The goal is to create learning opportunities that support academic rigor, knowledge and skill development, social emotional learning, and career preparation. Career Preparation activities assist students in their academic readiness, connect students to their Career Cluster of interest, and prepare them for high-wage, high-skill, high-demand careers. Student coursework should be aligned with their academic, technical, and career preparation interests as they begin to develop their employability skills.
Target 6: Career Planning Engage Students in Course Planning and Continuing to Acquire Knowledge about Careers, Education, and Employment Opportunities
Suggested strategy: Class level/small group/individual exploration on career geographic demands, educational demands, job requirements (i.e. hours, salary vs hourly), regional cost of living, and resulting lifestyles
From the Michigan K-12 Standards for Social Studies (www.michigan.gov; June 2019):
Understanding economics — often referred to as economic literacy — is becoming essential for citizens in our national and increasingly interconnected world economy. Productive members of society must be able to identify, analyze, and evaluate the causes and consequences of individual economic decisions and public policy, including issues raised by constraints imposed by scarcity, how economies and markets work, and the benefits and costs of economic interaction and interdependence. Such literacy includes analysis, reasoning, problem solving, and decision making that helps people function as consumers, producers, savers, investors, and responsible citizens.
Economics: E1 The Market Economy 1.1 Individual, Business, and Government Decision Making Individually and collaboratively, students will engage in planned inquiries to explain and demonstrate how individuals confront scarcity, and how market forces influence how they organize, produce, use, and allocate resources in its presence. 1.1.1 Scarcity, Choice, Opportunity Costs, Incentives – using examples, explain how scarcity, choice, opportunity costs, and incentives affect decisions made by households, businesses, and governments.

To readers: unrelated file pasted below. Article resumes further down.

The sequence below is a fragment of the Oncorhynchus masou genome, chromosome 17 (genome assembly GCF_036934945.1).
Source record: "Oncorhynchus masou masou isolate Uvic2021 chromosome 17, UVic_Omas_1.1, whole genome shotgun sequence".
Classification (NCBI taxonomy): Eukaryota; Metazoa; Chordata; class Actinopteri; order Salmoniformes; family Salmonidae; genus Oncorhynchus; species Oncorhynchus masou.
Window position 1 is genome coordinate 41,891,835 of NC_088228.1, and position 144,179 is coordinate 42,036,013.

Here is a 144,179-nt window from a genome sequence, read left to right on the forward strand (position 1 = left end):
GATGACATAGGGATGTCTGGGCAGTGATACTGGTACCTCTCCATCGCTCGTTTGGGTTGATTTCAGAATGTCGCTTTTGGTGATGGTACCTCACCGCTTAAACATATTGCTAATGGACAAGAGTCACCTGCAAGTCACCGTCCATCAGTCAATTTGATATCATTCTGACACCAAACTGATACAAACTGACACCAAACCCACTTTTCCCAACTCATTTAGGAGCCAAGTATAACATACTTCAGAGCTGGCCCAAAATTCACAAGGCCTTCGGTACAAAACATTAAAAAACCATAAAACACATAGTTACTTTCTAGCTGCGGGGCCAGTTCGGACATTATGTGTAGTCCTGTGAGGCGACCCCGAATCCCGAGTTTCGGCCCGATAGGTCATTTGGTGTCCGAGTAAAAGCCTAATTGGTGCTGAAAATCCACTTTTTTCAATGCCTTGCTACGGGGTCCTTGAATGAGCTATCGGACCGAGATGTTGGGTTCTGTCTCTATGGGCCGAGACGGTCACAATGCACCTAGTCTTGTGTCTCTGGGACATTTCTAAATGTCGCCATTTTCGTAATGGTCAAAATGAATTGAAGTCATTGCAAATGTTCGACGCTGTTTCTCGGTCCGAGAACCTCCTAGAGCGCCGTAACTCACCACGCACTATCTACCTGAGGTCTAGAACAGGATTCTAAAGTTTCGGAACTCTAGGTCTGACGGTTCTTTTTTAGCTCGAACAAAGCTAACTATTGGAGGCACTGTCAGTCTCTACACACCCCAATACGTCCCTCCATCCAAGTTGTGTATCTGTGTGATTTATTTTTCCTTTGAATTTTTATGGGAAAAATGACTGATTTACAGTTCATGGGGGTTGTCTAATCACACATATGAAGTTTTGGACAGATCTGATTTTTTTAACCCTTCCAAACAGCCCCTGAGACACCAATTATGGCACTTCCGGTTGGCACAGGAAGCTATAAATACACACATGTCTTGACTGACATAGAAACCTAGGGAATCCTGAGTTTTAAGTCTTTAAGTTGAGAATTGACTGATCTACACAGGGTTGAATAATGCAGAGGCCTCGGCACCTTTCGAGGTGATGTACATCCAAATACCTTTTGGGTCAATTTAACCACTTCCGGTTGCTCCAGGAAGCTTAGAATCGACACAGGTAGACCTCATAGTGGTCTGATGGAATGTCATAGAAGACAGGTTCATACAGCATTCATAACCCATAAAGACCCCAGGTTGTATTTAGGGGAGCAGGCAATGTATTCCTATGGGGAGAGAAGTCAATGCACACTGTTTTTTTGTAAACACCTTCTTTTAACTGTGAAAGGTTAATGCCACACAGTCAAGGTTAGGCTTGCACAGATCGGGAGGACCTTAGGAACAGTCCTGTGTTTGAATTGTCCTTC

Economics: E4 Personal Finance 4.1 Decision Making Individually and collaboratively, students will engage in planned inquiries to describe and demonstrate how the economic forces of scarcity and opportunity costs impact individual and household choices. 4.1.1
Earning Income – conduct research regarding potential income and employee benefit packages, non-income factors that may influence career choice, benefits and costs of obtaining the necessary education or technical skills, taxes a person is likely to pay, and other possible sources of income.
High School Social Studies Process and Skills Standard: P1.5 Construct and present an argument supported with evidence.
6th grade: E1.1 Individual, Business, and Government Choices Describe how individuals, businesses, and government make economic decisions when confronting scarcity or surpluses in the market economy. 6 – E1.1.1 Explain how incentives and disincentives in the market economy can change the decision-making process.
From Michigan K-12 Standards for Mathematics: https://www.michigan.gov/documents/mde/K-12_MI_Math_Standards_REV_470033_7_550413_7.pdf
7.SP1 Statistics and Probability. Draw informal comparative inferences about two populations.
- Informally assess the degree of visual overlap of two numerical data distributions with similar variabilities, measuring the difference between the centers by expressing it as a multiple of a measure of variability. For example, the mean height of players on the basketball team is 10 cm greater than the mean height of players on the soccer team, about twice the variability (mean absolute deviation) on either team; on a dot plot, the separation between the two distributions of heights is noticeable.
Workplace Citizenship Standards: Engagement, Communication and Time Management